Flippant Gripes and Labyrinthian Gratitude

Flippant Gripes and Labyrinthian Gratitude: In summer I begin to gripe and wear increasingly larger hats. Courtesy & © Patrick Kelly, Photographer
In summer I begin to gripe and wear increasingly larger hats.
Courtesy & © Patrick Kelly, Photographer
I love the sun. Now, I don’t always like it, but I always do love it. It’s a relationship that is both iterative and consistent, built by years of experience and yet left open for surprises. It provides, draws me out, pushes me inside, and draws me out once more. Like the four valves of our hearts, the seasons each give new direction.

In winter, I seek it out and try and absorb as much vitamin D as I can. I can appreciate that it gives us nutrition, life, longevity. I inhale as I look up and if I try hard enough I think I can gently photosynthesize. If I get real desperate, I’ll make my optometrist’s scorn roll out of my mind as I play some lighthearted sunstare, burning a gentle nimbus of black into what was once a perfectly fine astigmatism.

In spring I feel as though I can count myself among the ilk of flowering trees, alien hybrids in their own right. The sun bakes my own winterlogged bark, and I too reach forth beyond my skin. I use my palms as leaves stretching upwards and my warmed respite as flowers. I allow myself to feel awakened, thawed beyond simply thawing, and into growth. I exhale as I look up and warm my bones by that big yellow fire in the sky.

In summer I begin to gripe and wear increasingly larger hats. I deeply feel what semi-arid means, and eventually begin to ponder if that’s just marketing against the surely true aridity I feel. My dormant joints rediscover their ranges of motion and youthful play blooms perennial in my lexicon. And, it gets hot. Hot hot. My love, though, does not wane as I seek increasingly dense shade through the season. This love persists in the dog days of summer because while I pant in lily-skinned evapotranspiration, a life of hard winters reminds me to hyperphage my vitamins while I can. I inhale as I look around and see the life which feeds from the sun just as I do. We are all in the same boat.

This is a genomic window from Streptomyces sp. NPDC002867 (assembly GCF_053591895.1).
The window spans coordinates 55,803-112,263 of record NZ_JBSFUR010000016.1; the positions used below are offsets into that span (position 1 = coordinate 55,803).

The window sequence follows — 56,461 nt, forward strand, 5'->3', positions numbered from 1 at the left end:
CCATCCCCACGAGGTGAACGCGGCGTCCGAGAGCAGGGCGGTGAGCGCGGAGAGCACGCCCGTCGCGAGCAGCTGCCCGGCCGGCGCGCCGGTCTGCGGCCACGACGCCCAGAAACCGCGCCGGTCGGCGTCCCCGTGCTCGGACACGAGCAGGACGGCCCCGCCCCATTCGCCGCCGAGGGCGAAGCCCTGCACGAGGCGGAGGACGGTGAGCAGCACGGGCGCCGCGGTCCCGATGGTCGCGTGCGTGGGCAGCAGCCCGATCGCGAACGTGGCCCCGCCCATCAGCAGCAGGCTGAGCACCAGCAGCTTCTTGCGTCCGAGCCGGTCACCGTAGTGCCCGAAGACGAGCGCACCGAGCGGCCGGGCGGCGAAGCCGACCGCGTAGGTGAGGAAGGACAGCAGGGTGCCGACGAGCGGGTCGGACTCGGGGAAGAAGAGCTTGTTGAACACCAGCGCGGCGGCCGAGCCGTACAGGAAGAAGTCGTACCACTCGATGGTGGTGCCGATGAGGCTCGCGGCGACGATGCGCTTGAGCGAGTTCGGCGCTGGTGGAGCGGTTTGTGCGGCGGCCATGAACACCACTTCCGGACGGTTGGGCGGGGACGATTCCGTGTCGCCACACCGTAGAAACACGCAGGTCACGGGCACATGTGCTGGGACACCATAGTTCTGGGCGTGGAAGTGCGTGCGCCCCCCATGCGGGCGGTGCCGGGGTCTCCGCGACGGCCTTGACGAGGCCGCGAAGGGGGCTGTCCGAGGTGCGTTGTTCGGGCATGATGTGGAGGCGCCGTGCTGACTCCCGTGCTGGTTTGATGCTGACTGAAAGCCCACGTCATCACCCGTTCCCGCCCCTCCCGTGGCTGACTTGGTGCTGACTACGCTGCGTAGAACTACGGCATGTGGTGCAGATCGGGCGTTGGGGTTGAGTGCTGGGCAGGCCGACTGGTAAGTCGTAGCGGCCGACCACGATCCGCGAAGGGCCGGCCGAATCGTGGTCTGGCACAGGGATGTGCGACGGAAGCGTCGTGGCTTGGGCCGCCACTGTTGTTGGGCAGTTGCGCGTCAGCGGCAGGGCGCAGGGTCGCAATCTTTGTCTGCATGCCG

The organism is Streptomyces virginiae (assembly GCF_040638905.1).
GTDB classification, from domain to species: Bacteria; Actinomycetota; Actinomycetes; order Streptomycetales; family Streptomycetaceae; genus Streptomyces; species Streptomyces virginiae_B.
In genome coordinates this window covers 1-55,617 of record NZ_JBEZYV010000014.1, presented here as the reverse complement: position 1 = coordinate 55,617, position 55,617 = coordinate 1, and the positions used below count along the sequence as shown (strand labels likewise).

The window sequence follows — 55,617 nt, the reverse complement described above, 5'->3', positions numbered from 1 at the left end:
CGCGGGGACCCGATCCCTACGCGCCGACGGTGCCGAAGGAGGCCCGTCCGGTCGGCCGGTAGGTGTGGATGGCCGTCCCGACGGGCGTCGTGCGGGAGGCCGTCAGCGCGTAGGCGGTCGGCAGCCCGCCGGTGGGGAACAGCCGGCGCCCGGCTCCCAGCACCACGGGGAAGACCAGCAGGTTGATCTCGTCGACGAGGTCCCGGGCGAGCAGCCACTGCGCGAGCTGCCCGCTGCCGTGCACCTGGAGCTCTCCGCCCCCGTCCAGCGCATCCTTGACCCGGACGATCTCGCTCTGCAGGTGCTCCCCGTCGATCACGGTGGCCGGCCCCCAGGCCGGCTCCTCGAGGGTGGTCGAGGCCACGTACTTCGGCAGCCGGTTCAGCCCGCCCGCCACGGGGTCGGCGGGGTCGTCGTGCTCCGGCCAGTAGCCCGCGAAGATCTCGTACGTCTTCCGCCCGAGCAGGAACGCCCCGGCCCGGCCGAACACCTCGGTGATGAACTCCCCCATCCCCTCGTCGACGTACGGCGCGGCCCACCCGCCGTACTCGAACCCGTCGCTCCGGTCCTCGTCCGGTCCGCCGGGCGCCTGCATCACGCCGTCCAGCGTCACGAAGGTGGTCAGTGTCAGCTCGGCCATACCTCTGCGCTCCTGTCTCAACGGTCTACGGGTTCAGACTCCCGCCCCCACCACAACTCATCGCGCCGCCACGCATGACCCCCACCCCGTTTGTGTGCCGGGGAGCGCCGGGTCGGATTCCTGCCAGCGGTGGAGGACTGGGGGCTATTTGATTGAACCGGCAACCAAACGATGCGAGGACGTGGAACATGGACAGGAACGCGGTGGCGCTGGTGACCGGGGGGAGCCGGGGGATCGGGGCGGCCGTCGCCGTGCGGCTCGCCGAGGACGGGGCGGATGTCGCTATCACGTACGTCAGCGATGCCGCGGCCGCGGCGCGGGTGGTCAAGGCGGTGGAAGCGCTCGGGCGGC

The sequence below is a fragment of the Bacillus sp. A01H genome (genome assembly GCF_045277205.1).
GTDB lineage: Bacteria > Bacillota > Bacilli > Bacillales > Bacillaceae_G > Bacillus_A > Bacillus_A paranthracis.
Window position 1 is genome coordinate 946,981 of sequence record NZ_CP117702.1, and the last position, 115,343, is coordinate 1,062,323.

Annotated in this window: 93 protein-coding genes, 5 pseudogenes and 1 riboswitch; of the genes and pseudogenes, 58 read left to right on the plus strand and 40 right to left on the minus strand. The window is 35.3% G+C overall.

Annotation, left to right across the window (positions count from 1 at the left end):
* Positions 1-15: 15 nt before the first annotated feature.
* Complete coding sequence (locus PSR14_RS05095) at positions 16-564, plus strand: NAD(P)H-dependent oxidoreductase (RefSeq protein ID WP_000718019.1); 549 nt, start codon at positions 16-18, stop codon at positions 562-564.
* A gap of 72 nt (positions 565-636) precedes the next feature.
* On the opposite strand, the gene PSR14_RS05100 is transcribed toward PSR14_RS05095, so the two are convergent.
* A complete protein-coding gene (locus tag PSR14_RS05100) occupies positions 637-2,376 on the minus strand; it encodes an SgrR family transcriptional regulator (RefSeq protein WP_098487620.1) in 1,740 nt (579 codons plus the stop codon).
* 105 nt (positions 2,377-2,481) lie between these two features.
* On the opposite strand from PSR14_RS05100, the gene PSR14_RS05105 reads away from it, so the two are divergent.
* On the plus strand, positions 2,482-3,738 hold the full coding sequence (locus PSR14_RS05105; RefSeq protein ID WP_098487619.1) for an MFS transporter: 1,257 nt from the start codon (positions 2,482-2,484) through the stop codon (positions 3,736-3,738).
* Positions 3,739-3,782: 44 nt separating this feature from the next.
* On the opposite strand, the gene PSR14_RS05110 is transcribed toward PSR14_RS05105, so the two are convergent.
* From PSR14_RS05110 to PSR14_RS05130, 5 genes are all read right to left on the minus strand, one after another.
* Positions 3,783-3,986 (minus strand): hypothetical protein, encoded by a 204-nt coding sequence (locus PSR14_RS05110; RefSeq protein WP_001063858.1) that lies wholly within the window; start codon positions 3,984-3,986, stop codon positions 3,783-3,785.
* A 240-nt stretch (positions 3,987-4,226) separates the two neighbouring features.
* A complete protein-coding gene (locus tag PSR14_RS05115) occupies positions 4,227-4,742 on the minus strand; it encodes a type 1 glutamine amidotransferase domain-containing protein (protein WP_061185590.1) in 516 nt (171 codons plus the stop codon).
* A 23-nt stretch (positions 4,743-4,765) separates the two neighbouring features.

In fall my solar binge takes full stride, paired neatly with cool winds foreboding the coming darkness. Just how summer mirrors winter, fall mirrors spring as I stock up and prepare for another winter. As want gives way to need, I try and push the sun into my own roots. I store memory, reflection, and nostalgia in one cellar, and hard cider, wild berry jams, and garden salsa in the other. I exhale and stoke the coals which will carry me to yet another spring.

So this spring as you, too, are finding your own leaves and flowers bend to the fresh-stoked fire in the sky, I invite you to reflect upon your own relationship with the sun. See how it molds you. Feel your gripes as flippant and your gratitude as labyrinthian. Hear how it draws the world in and out of breath. Even if you don’t always like it, discover how you love it.

I’m Patrick Kelly, and I’m Wild About Utah.
 
Credits:

Images: Courtesy & © Patrick Kelly
Audio: Courtesy & © Kevin Colver https://wildstore.wildsanctuary.com/
Text:    Patrick Kelly, Director of Education, Stokes Nature Center, https://www.logannature.org
Included Links: Patrick Kelly & Lyle Bingham, Webmaster, WildAboutUtah.org

Additional Reading

Wild About Utah, Posts by Patrick Kelly

Stokes Nature Center in Logan Canyon, https://www.logannature.org/

Songs of Spring